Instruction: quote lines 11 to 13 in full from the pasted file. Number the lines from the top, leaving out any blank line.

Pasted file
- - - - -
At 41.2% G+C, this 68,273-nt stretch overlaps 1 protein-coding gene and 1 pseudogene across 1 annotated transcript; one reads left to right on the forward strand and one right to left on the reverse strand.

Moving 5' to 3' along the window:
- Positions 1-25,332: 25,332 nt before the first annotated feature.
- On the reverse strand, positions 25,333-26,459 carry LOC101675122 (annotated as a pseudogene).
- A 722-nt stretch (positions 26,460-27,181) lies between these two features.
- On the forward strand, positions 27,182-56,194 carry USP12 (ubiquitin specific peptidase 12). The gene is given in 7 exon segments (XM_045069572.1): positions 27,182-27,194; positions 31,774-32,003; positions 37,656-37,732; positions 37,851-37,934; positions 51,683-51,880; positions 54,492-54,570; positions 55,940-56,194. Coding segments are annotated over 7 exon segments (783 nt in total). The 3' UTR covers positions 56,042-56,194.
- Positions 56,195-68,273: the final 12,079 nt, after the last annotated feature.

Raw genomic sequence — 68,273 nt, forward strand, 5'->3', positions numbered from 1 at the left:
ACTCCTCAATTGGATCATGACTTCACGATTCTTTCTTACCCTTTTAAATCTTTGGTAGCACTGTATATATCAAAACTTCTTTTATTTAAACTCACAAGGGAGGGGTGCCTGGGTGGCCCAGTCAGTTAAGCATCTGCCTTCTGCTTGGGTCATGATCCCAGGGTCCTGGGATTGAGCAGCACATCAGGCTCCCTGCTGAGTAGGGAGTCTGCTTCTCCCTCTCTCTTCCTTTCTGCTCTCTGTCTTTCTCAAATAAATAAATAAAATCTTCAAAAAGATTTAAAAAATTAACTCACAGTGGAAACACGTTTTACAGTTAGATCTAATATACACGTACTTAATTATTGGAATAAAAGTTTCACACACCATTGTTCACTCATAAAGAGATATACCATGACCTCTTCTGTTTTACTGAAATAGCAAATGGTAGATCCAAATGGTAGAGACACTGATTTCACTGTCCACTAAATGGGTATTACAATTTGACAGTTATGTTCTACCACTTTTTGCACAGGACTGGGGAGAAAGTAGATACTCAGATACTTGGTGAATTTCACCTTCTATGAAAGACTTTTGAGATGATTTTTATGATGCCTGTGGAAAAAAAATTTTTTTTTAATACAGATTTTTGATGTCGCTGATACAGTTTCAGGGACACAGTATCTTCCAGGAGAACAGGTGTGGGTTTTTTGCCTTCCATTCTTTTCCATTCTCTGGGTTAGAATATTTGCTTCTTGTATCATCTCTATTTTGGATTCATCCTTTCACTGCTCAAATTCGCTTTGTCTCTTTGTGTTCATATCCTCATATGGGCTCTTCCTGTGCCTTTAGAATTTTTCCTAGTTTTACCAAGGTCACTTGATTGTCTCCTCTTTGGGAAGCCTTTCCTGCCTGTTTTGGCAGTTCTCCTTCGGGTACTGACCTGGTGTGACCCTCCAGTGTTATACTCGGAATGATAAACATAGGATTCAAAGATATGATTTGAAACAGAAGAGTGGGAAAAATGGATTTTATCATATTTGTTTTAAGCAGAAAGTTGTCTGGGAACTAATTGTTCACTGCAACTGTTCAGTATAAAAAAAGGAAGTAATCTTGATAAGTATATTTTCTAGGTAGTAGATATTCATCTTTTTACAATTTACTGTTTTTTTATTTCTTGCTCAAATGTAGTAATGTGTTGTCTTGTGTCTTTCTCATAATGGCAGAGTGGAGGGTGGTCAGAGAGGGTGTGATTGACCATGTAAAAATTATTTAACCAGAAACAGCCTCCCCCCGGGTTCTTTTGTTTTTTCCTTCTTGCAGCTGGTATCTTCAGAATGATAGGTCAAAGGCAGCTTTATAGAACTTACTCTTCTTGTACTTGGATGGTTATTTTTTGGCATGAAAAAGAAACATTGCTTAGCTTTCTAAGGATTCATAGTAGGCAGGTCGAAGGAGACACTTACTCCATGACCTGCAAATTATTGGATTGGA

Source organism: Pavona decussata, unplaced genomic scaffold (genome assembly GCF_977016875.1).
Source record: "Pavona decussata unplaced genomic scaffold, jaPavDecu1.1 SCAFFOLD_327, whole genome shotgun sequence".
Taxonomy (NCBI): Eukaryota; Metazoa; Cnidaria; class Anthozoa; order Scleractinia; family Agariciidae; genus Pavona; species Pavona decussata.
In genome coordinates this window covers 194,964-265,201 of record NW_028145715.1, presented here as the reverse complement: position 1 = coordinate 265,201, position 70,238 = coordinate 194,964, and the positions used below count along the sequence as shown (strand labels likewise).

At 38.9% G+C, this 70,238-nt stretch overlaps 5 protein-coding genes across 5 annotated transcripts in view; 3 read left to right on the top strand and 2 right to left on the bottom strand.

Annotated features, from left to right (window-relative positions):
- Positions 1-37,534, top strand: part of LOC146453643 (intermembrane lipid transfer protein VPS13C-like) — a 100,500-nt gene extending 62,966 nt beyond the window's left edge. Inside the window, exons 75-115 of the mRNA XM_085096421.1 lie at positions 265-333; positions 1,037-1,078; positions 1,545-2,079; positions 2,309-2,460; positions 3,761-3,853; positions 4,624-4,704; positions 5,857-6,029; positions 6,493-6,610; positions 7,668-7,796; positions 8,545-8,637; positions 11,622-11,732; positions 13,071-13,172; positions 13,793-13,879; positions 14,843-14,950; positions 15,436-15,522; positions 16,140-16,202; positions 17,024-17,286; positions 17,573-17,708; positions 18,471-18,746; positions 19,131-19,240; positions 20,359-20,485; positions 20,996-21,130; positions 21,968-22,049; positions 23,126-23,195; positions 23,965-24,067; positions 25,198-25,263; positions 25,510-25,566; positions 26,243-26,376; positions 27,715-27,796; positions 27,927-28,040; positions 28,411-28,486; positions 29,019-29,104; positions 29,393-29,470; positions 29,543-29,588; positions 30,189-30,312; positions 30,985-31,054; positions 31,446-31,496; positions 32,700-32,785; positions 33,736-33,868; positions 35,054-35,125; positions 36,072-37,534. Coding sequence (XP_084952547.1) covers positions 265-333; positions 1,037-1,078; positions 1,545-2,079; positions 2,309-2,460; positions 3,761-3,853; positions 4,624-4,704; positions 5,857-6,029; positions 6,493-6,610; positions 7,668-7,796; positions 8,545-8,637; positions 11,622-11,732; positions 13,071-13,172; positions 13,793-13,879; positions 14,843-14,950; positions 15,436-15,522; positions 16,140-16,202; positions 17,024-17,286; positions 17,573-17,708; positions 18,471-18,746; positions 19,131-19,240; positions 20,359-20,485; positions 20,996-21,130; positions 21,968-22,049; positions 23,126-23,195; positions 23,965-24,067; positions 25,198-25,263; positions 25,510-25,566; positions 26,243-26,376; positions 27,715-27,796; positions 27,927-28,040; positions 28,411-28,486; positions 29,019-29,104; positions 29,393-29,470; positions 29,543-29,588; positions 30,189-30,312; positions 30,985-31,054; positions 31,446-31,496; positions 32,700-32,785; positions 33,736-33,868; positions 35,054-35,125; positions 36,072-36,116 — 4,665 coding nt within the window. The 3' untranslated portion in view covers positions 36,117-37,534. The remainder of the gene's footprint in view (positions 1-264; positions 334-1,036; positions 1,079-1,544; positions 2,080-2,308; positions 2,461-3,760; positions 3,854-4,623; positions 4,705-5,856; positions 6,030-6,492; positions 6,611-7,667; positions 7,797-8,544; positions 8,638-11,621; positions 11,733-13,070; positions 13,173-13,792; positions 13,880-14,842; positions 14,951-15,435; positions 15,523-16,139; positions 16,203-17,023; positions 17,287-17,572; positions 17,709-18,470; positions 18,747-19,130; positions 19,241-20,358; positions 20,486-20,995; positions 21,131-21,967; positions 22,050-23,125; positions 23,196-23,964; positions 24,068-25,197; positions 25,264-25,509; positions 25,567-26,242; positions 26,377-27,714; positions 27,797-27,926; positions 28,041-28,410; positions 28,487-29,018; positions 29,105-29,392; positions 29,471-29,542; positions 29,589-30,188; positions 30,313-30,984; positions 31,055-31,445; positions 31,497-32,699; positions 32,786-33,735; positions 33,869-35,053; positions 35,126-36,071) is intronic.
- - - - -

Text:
Source record: "Pavona decussata unplaced genomic scaffold, jaPavDecu1.1 SCAFFOLD_327, whole genome shotgun sequence".
Taxonomy (NCBI): Eukaryota; Metazoa; Cnidaria; class Anthozoa; order Scleractinia; family Agariciidae; genus Pavona; species Pavona decussata.
In genome coordinates this window covers 194,964-265,201 of record NW_028145715.1, presented here as the reverse complement: position 1 = coordinate 265,201, position 70,238 = coordinate 194,964, and the positions used below count along the sequence as shown (strand labels likewise).